Using LP360 Feature Analyst to QA/QC Building Extraction Results

LP360 now has a full set of feature analysis and editing tools for working with the geometries of features – points, lines and polygons – in your project[1].  As often happens with LP360 features, the initial driver for adding this capability was a very specific problem; editing the toes of stockpiles being used in volume calculations.  The solution, however, is a very powerful set of generalized tools that can be used for a variety of tasks in LP360.  One example of this is verifying and analyzing the results of building footprints extracted from your point cloud data.

 

LP360 includes Point Cloud Tasks (PCTs) for performing building classification and extraction from a point cloud.  The building classification is done using a planar points filter to search for and reclassify points that fit a defined plane.  The user has control over the height range of the features, the minimum search window, Z-threshold, planar fit (goodness of fit), min and max angles, and so forth.  The results of running a planar points filter on reasonably dense airborne LIDAR data is essentially an unsupervised building classifier.  These planar points are then reclassified as “Buildings,” and a point class tracing algorithm is applied to extract a polygon representing the individual roof planes.  See Figure 1 for an example of such classification.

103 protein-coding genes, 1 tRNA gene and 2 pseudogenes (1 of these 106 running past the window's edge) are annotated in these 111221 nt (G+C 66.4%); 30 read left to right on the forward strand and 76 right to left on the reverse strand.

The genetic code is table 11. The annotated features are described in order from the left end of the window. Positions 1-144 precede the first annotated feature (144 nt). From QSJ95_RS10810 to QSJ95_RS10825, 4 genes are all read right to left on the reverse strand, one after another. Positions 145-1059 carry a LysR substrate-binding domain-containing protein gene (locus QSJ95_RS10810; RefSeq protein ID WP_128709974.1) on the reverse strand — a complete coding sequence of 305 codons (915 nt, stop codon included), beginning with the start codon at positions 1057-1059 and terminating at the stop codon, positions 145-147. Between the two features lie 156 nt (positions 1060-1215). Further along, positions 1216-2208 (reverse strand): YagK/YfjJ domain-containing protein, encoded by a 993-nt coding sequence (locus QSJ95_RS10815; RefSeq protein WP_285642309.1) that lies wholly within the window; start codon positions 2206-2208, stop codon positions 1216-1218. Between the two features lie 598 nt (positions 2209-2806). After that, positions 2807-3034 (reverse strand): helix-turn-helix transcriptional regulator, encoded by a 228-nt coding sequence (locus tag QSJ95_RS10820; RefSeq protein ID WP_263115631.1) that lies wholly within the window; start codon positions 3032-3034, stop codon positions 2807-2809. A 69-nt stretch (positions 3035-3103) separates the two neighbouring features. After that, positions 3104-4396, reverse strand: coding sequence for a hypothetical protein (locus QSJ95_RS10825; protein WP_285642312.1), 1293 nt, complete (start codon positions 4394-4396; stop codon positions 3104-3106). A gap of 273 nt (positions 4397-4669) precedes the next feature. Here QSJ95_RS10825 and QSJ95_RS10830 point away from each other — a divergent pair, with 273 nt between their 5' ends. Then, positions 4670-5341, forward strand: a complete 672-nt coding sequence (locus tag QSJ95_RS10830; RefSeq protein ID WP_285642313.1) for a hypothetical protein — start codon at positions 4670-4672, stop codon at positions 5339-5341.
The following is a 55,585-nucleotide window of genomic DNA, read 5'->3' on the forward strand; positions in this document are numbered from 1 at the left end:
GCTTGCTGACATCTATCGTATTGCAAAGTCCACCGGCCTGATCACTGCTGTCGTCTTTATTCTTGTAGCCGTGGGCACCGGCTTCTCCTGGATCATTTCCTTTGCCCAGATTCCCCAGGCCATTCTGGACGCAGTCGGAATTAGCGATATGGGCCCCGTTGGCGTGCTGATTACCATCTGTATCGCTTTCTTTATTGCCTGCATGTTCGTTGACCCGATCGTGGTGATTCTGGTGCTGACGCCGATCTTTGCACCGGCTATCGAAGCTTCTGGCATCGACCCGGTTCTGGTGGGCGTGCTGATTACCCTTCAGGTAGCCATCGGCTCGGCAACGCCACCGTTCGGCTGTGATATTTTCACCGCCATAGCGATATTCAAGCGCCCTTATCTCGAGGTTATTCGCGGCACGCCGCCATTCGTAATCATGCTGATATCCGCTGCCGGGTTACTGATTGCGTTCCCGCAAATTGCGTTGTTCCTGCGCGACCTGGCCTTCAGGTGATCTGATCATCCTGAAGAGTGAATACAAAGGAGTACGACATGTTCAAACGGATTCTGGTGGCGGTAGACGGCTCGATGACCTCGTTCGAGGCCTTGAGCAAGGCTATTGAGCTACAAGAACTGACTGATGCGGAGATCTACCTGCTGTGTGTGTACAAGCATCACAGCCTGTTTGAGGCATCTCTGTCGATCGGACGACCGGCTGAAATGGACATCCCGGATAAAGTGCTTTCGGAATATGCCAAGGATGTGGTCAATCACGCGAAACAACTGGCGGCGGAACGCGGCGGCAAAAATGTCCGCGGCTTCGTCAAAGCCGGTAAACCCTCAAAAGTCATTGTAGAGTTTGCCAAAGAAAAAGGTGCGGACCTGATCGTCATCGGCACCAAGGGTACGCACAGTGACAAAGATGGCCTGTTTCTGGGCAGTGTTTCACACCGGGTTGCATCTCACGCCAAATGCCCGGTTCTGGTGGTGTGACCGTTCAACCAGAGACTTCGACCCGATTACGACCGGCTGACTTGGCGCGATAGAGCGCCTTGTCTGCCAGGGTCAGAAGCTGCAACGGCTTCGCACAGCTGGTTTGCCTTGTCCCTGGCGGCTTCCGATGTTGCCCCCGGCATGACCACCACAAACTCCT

Figure 1 – Planar Points with Group Tracing

 

The results of such an unsupervised classification are generally quite good for common roof geometries but still need review for QA/QC purposes.  This is where Feature Analyst can be very helpful.  As an example, we will look at a dataset we recently worked on for the United States Department of Agriculture (USDA).  Dickinson County in Michigan was mapped with airborne LIDAR in 2012.  This data is roughly equivalent to United States Geological Survey (USGS) QL2 data or approximately 2 points per square meter.  The dataset was not initially processed for above ground features or for building classification.  USDA wanted to know what the results of an unsupervised building classification on such a data set would look like and if the results were useful for USDA stakeholders in identifying structures of interest to them.  Dickinson County is approximately 780 square miles with a population of 26,000.  The largest city is the county seat of Iron Mountain (Pop 7,600); it is a rural county.

 

[1] Feature Analyst is available when running LP360 for Windows.  When running LP360 inside ArcGIS, the ArcGIS sketch and edit tools are available for performing similar tasks.

 

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